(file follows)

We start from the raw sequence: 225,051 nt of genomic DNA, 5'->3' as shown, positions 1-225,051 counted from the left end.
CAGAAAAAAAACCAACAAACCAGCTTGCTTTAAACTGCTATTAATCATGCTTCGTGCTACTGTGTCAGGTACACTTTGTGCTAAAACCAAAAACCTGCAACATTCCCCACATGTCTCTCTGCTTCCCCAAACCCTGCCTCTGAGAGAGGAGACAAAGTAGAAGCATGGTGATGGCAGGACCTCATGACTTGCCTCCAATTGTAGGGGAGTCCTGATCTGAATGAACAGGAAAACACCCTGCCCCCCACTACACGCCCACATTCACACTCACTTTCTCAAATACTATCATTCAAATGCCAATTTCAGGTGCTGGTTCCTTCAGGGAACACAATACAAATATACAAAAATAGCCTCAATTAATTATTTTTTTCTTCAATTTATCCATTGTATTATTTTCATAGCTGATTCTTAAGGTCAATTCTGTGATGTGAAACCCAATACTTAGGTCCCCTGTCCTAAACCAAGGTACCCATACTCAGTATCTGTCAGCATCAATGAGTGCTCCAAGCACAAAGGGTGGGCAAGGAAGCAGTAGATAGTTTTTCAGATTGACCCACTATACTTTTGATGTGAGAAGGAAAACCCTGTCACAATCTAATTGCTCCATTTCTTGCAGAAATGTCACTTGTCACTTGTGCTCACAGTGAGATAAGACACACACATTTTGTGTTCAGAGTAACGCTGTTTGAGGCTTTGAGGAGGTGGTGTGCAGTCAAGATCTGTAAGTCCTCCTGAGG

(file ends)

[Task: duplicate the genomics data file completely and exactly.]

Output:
We start from the raw sequence: 225,051 nt of genomic DNA, 5'->3' as shown, positions 1-225,051 counted from the left end.
CAGAAAAAAAACCAACAAACCAGCTTGCTTTAAACTGCTATTAATCATGCTTCGTGCTACTGTGTCAGGTACACTTTGTGCTAAAACCAAAAACCTGCAACATTCCCCACATGTCTCTCTGCTTCCCCAAACCCTGCCTCTGAGAGAGGAGACAAAGTAGAAGCATGGTGATGGCAGGACCTCATGACTTGCCTCCAATTGTAGGGGAGTCCTGATCTGAATGAACAGGAAAACACCCTGCCCCCCACTACACGCCCACATTCACACTCACTTTCTCAAATACTATCATTCAAATGCCAATTTCAGGTGCTGGTTCCTTCAGGGAACACAATACAAATATACAAAAATAGCCTCAATTAATTATTTTTTTCTTCAATTTATCCATTGTATTATTTTCATAGCTGATTCTTAAGGTCAATTCTGTGATGTGAAACCCAATACTTAGGTCCCCTGTCCTAAACCAAGGTACCCATACTCAGTATCTGTCAGCATCAATGAGTGCTCCAAGCACAAAGGGTGGGCAAGGAAGCAGTAGATAGTTTTTCAGATTGACCCACTATACTTTTGATGTGAGAAGGAAAACCCTGTCACAATCTAATTGCTCCATTTCTTGCAGAAATGTCACTTGTCACTTGTGCTCACAGTGAGATAAGACACACACATTTTGTGTTCAGAGTAACGCTGTTTGAGGCTTTGAGGAGGTGGTGTGCAGTCAAGATCTGTAAGTCCTCCTGAGG